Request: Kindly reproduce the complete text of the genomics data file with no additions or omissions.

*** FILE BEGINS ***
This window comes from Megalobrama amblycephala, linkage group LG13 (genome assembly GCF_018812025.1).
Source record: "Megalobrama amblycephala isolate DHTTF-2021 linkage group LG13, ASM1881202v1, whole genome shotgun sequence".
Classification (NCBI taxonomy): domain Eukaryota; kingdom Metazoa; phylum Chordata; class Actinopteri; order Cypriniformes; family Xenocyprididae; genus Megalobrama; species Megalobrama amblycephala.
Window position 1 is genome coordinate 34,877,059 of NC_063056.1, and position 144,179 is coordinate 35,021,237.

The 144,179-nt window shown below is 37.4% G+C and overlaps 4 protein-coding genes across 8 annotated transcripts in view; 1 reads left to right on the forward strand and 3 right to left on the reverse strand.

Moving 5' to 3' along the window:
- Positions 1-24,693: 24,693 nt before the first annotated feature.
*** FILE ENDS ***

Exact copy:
This window comes from Megalobrama amblycephala, linkage group LG13 (genome assembly GCF_018812025.1).
Source record: "Megalobrama amblycephala isolate DHTTF-2021 linkage group LG13, ASM1881202v1, whole genome shotgun sequence".
Classification (NCBI taxonomy): domain Eukaryota; kingdom Metazoa; phylum Chordata; class Actinopteri; order Cypriniformes; family Xenocyprididae; genus Megalobrama; species Megalobrama amblycephala.
Window position 1 is genome coordinate 34,877,059 of NC_063056.1, and position 144,179 is coordinate 35,021,237.

The 144,179-nt window shown below is 37.4% G+C and overlaps 4 protein-coding genes across 8 annotated transcripts in view; 1 reads left to right on the forward strand and 3 right to left on the reverse strand.

Moving 5' to 3' along the window:
- Positions 1-24,693: 24,693 nt before the first annotated feature.